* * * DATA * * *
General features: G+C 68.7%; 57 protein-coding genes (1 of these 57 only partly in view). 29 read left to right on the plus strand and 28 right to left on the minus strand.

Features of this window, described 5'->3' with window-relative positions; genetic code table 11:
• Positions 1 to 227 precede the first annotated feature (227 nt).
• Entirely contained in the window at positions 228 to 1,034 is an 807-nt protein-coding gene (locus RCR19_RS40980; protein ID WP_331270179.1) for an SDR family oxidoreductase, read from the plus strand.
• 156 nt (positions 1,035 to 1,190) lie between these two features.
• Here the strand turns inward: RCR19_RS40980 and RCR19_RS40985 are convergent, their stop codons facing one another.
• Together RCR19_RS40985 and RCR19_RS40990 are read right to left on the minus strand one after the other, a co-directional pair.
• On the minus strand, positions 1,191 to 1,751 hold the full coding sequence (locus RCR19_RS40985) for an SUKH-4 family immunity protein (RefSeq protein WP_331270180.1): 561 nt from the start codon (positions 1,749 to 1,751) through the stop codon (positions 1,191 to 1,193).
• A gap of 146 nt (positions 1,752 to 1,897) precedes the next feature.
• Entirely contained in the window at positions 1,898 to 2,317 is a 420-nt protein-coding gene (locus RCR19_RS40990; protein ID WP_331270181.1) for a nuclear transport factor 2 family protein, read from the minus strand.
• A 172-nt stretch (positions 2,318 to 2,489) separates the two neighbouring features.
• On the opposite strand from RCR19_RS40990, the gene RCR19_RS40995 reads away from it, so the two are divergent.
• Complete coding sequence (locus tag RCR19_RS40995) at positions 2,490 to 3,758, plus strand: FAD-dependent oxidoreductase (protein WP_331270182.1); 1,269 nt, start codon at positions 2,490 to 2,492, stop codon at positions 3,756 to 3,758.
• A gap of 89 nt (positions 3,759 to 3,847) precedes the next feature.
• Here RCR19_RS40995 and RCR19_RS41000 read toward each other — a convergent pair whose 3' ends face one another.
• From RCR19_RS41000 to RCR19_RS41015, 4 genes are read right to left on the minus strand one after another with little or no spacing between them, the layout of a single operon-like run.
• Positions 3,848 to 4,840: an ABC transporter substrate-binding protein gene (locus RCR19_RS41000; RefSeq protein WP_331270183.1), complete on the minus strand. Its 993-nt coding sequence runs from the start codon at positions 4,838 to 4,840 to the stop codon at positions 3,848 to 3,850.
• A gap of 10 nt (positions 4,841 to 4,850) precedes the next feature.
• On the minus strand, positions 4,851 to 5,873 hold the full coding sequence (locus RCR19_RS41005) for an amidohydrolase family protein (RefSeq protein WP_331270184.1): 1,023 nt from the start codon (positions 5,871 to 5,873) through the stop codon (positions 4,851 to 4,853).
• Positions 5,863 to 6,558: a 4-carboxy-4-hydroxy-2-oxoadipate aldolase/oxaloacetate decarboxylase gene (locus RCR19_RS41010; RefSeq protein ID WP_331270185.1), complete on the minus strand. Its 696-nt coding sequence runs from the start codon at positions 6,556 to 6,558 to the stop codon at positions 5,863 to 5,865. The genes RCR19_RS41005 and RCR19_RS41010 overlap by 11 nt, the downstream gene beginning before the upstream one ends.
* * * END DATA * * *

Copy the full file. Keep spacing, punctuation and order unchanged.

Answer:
General features: G+C 68.7%; 57 protein-coding genes (1 of these 57 only partly in view). 29 read left to right on the plus strand and 28 right to left on the minus strand.

Features of this window, described 5'->3' with window-relative positions; genetic code table 11:
• Positions 1 to 227 precede the first annotated feature (227 nt).
• Entirely contained in the window at positions 228 to 1,034 is an 807-nt protein-coding gene (locus RCR19_RS40980; protein ID WP_331270179.1) for an SDR family oxidoreductase, read from the plus strand.
• 156 nt (positions 1,035 to 1,190) lie between these two features.
• Here the strand turns inward: RCR19_RS40980 and RCR19_RS40985 are convergent, their stop codons facing one another.
• Together RCR19_RS40985 and RCR19_RS40990 are read right to left on the minus strand one after the other, a co-directional pair.
• On the minus strand, positions 1,191 to 1,751 hold the full coding sequence (locus RCR19_RS40985) for an SUKH-4 family immunity protein (RefSeq protein WP_331270180.1): 561 nt from the start codon (positions 1,749 to 1,751) through the stop codon (positions 1,191 to 1,193).
• A gap of 146 nt (positions 1,752 to 1,897) precedes the next feature.
• Entirely contained in the window at positions 1,898 to 2,317 is a 420-nt protein-coding gene (locus RCR19_RS40990; protein ID WP_331270181.1) for a nuclear transport factor 2 family protein, read from the minus strand.
• A 172-nt stretch (positions 2,318 to 2,489) separates the two neighbouring features.
• On the opposite strand from RCR19_RS40990, the gene RCR19_RS40995 reads away from it, so the two are divergent.
• Complete coding sequence (locus tag RCR19_RS40995) at positions 2,490 to 3,758, plus strand: FAD-dependent oxidoreductase (protein WP_331270182.1); 1,269 nt, start codon at positions 2,490 to 2,492, stop codon at positions 3,756 to 3,758.
• A gap of 89 nt (positions 3,759 to 3,847) precedes the next feature.
• Here RCR19_RS40995 and RCR19_RS41000 read toward each other — a convergent pair whose 3' ends face one another.
• From RCR19_RS41000 to RCR19_RS41015, 4 genes are read right to left on the minus strand one after another with little or no spacing between them, the layout of a single operon-like run.
• Positions 3,848 to 4,840: an ABC transporter substrate-binding protein gene (locus RCR19_RS41000; RefSeq protein WP_331270183.1), complete on the minus strand. Its 993-nt coding sequence runs from the start codon at positions 4,838 to 4,840 to the stop codon at positions 3,848 to 3,850.
• A gap of 10 nt (positions 4,841 to 4,850) precedes the next feature.
• On the minus strand, positions 4,851 to 5,873 hold the full coding sequence (locus RCR19_RS41005) for an amidohydrolase family protein (RefSeq protein WP_331270184.1): 1,023 nt from the start codon (positions 5,871 to 5,873) through the stop codon (positions 4,851 to 4,853).
• Positions 5,863 to 6,558: a 4-carboxy-4-hydroxy-2-oxoadipate aldolase/oxaloacetate decarboxylase gene (locus RCR19_RS41010; RefSeq protein ID WP_331270185.1), complete on the minus strand. Its 696-nt coding sequence runs from the start codon at positions 6,556 to 6,558 to the stop codon at positions 5,863 to 5,865. The genes RCR19_RS41005 and RCR19_RS41010 overlap by 11 nt, the downstream gene beginning before the upstream one ends.